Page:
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Activist Group Hopeful About Gration's Appointment as Sudan Envoy

Sudan's highest religious authority has issued a ruling that President Omar al-Bashir should not attend a March 30th Arab summit in Qatar. The International Criminal Court (ICC) has called for President Bashir's arrest for alleged war crimes in Darfur. In its fatwa issued Sunday the Committee of Muslim Scholars said the president should stay away from the meeting to avoid what it called the enemies of the nation.

Last week President Barack Obama appointed Major General J. Scott Gration as the U.S. Special Envoy for Sudan.

Alex Meixner, director of policy and government relations for the Safe Darfur Coalition told VOA that General Gration has the personal and professional background to do a good job as U.S. Special Envoy.

"We think General Gration is a good choice for one he has all the experience in the region. He actually grew in large part in the Democratic Republic of the Congo where his parents did aid work; and he himself was a refugee a few times in the 60s with his family during the troubles in the Congo then. He's fluent in Swahili; he has a significant record of working in Africa and with Africans. So he knows the ground fairly well. Additionally, he has the advantage of being a close friend of President Obama. Both traveled together extensively when President Obama was still a senator. For instance they visited Darfur refugees in the refugee camps in eastern Chad," he said.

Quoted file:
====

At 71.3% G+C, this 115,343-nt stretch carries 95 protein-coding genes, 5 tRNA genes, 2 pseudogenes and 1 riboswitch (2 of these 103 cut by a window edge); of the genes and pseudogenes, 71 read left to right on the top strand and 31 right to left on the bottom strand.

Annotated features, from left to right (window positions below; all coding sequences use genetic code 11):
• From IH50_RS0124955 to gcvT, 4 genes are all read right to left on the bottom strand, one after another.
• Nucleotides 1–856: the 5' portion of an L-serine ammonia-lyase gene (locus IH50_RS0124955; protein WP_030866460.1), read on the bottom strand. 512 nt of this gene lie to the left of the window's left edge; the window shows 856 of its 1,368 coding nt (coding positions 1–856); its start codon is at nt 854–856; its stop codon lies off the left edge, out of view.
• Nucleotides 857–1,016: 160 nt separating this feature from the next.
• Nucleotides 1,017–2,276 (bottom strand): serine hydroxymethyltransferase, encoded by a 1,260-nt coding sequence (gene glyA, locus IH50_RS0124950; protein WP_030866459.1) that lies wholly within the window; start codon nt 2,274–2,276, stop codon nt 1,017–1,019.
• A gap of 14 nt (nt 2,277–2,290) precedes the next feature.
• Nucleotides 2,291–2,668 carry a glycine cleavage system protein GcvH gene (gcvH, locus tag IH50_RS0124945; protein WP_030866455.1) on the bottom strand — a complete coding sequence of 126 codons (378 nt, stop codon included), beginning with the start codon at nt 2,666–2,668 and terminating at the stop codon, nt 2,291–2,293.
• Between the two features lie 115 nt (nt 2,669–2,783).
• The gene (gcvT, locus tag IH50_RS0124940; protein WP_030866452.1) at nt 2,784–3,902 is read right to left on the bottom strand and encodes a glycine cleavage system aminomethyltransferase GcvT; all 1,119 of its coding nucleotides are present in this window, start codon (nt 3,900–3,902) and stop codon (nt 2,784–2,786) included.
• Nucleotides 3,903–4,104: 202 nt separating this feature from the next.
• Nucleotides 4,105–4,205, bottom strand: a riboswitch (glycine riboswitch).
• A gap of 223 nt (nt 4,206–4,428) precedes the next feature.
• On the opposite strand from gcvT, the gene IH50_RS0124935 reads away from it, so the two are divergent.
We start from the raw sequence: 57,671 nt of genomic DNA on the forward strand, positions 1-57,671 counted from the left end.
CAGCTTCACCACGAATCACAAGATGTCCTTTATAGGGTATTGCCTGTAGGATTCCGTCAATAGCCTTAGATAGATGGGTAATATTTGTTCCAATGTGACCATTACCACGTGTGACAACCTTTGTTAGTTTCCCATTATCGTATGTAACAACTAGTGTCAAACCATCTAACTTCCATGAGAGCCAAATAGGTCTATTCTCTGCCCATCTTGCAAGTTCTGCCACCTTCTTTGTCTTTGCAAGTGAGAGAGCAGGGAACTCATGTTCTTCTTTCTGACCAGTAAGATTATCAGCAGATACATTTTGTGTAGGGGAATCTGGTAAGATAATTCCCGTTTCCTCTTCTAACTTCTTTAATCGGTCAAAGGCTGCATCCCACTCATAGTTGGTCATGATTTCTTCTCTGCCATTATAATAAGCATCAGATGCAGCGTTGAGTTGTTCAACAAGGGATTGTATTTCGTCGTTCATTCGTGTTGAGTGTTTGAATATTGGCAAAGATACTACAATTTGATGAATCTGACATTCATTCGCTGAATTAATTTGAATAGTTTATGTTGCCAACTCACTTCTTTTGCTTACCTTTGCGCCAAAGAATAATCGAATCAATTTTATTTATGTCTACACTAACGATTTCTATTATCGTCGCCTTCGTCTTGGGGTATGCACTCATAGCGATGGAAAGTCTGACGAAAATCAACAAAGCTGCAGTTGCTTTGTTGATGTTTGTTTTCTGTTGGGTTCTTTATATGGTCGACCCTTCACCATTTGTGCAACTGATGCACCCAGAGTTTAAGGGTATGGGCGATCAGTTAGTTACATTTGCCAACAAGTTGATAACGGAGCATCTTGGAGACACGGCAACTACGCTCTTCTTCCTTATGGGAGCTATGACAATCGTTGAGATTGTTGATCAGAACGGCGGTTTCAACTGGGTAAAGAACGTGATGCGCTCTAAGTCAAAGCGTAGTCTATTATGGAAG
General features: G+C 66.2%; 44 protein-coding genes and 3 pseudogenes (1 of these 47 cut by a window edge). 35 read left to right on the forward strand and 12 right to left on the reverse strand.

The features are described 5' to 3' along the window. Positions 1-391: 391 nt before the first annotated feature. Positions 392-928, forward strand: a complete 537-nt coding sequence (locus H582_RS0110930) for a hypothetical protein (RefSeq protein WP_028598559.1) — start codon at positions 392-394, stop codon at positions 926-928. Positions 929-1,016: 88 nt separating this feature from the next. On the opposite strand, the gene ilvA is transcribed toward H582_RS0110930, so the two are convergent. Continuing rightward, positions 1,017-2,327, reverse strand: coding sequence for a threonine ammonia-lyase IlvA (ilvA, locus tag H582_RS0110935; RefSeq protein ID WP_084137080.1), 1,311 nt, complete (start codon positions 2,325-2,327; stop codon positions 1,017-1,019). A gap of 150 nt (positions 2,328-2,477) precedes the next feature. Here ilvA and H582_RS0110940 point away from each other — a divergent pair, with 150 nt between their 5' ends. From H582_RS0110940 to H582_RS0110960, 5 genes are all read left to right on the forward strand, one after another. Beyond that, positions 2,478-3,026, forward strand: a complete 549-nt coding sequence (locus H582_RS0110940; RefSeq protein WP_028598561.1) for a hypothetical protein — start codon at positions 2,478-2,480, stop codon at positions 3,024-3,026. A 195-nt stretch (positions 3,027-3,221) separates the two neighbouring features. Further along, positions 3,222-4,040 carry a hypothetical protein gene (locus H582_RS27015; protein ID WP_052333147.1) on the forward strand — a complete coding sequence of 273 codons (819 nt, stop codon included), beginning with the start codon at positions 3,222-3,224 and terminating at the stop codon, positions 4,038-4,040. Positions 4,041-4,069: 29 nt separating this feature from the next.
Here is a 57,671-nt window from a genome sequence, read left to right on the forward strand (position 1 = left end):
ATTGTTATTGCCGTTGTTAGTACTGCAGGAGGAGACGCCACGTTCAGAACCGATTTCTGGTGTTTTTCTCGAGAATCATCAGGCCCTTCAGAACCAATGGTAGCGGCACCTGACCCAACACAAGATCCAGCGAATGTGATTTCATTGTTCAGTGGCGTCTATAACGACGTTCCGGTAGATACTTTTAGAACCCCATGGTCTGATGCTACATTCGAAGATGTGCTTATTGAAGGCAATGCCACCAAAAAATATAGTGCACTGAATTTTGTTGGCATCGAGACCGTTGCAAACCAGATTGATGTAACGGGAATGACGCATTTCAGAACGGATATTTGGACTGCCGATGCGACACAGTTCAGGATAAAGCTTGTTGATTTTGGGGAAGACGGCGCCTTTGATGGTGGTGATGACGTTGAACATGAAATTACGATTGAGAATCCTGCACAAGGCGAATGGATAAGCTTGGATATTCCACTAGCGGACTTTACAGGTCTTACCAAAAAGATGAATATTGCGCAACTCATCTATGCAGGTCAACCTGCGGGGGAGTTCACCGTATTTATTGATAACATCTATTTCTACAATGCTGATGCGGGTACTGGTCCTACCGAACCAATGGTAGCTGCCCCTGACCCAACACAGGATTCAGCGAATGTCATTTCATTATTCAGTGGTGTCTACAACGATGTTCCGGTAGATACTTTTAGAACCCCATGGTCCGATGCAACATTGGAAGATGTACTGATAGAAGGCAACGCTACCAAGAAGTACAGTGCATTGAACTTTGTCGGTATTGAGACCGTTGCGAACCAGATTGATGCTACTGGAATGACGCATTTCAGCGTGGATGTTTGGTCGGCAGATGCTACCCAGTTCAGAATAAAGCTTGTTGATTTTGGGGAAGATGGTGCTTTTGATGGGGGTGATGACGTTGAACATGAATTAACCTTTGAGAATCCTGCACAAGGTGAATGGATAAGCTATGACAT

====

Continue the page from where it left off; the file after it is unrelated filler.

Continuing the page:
Meixner agreed General Gration's appointment is coming at a tough difficult time for diplomacy, particularly with the ICC issuing an arrest warrant for President Bashir and at a time when Sudan has expelled several international aid agencies.

Still he said Gration has what it takes to address the policy issues the United States has with Sudan.

"The Obama administration is in a much better position than the Bush administration had been in terms of its ability to rally an international diplomatic coalition to press for change in Sudan. Certainly I think many anywhere across the world could be happy that millions of additional refugees in Darfur are now in greater risk because the Sudanese President kicked out the aid worker. So the question becomes what does one do about it? And this is an area where we think the U.S. should take the lead," he said.

An African Union panel headed by former South African President Thabo Mbeki has been assigned the task of finding a middle ground on the Sudan crisis.

Meixner said he understands that the African Union is a full partner in resolving the Sudan crisis, but he said it is a false premise to think that the views of Jean Ping, chair of the African Union Commission equals the views of all of Africa.

"In terms of former President Thabo Mbeki's participation, I must say frankly that during his presidency South Africa was perhaps less helpful than it might have been in resolving it. So I certainly agree that the African Union is a full partner here with the rest of the world in trying to resolve this. And there are many views out there including those of Mr. Mbeki and Ping. I'm saying clearly that there are more than only those views. There are those who believe that this case by the ICC could be catalyst for peace in Darfur just as the prosecutions of (Slobodan) Milosevic and (Charles) Taylor proved catalyst for peace in Bosnia and Liberia," Meixner said.